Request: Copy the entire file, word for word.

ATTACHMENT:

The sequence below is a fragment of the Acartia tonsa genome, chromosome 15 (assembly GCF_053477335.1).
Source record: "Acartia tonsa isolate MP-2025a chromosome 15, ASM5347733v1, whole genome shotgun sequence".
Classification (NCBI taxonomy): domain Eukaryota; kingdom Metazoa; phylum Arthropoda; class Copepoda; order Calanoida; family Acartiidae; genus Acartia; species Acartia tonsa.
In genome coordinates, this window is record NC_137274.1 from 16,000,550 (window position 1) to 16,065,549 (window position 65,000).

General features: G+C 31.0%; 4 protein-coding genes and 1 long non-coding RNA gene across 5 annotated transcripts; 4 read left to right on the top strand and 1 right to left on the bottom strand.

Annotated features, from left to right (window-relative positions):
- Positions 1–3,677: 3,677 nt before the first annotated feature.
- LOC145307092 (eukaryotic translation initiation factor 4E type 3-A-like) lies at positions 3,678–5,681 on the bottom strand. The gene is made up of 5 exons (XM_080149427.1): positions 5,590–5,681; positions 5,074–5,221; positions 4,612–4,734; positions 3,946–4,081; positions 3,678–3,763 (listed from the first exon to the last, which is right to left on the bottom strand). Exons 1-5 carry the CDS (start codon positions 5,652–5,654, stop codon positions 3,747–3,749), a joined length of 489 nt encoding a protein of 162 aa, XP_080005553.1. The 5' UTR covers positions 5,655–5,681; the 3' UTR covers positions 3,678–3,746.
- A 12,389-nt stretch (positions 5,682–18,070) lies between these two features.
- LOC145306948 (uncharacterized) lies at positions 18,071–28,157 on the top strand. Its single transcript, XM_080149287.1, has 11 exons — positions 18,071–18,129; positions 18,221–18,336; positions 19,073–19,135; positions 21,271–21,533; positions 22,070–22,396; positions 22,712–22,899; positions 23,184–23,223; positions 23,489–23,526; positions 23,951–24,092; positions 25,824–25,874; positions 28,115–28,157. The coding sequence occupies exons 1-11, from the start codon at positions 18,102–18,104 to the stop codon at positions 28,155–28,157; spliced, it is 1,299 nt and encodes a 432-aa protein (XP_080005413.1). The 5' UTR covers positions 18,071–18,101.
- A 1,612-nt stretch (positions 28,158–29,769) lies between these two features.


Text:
The sequence below is a fragment of the Acartia tonsa genome, chromosome 15 (assembly GCF_053477335.1).
Source record: "Acartia tonsa isolate MP-2025a chromosome 15, ASM5347733v1, whole genome shotgun sequence".
Classification (NCBI taxonomy): domain Eukaryota; kingdom Metazoa; phylum Arthropoda; class Copepoda; order Calanoida; family Acartiidae; genus Acartia; species Acartia tonsa.
In genome coordinates, this window is record NC_137274.1 from 16,000,550 (window position 1) to 16,065,549 (window position 65,000).

General features: G+C 31.0%; 4 protein-coding genes and 1 long non-coding RNA gene across 5 annotated transcripts; 4 read left to right on the top strand and 1 right to left on the bottom strand.

Annotated features, from left to right (window-relative positions):
- Positions 1–3,677: 3,677 nt before the first annotated feature.
- LOC145307092 (eukaryotic translation initiation factor 4E type 3-A-like) lies at positions 3,678–5,681 on the bottom strand. The gene is made up of 5 exons (XM_080149427.1): positions 5,590–5,681; positions 5,074–5,221; positions 4,612–4,734; positions 3,946–4,081; positions 3,678–3,763 (listed from the first exon to the last, which is right to left on the bottom strand). Exons 1-5 carry the CDS (start codon positions 5,652–5,654, stop codon positions 3,747–3,749), a joined length of 489 nt encoding a protein of 162 aa, XP_080005553.1. The 5' UTR covers positions 5,655–5,681; the 3' UTR covers positions 3,678–3,746.
- A 12,389-nt stretch (positions 5,682–18,070) lies between these two features.
- LOC145306948 (uncharacterized) lies at positions 18,071–28,157 on the top strand. Its single transcript, XM_080149287.1, has 11 exons — positions 18,071–18,129; positions 18,221–18,336; positions 19,073–19,135; positions 21,271–21,533; positions 22,070–22,396; positions 22,712–22,899; positions 23,184–23,223; positions 23,489–23,526; positions 23,951–24,092; positions 25,824–25,874; positions 28,115–28,157. The coding sequence occupies exons 1-11, from the start codon at positions 18,102–18,104 to the stop codon at positions 28,155–28,157; spliced, it is 1,299 nt and encodes a 432-aa protein (XP_080005413.1). The 5' UTR covers positions 18,071–18,101.
- A 1,612-nt stretch (positions 28,158–29,769) lies between these two features.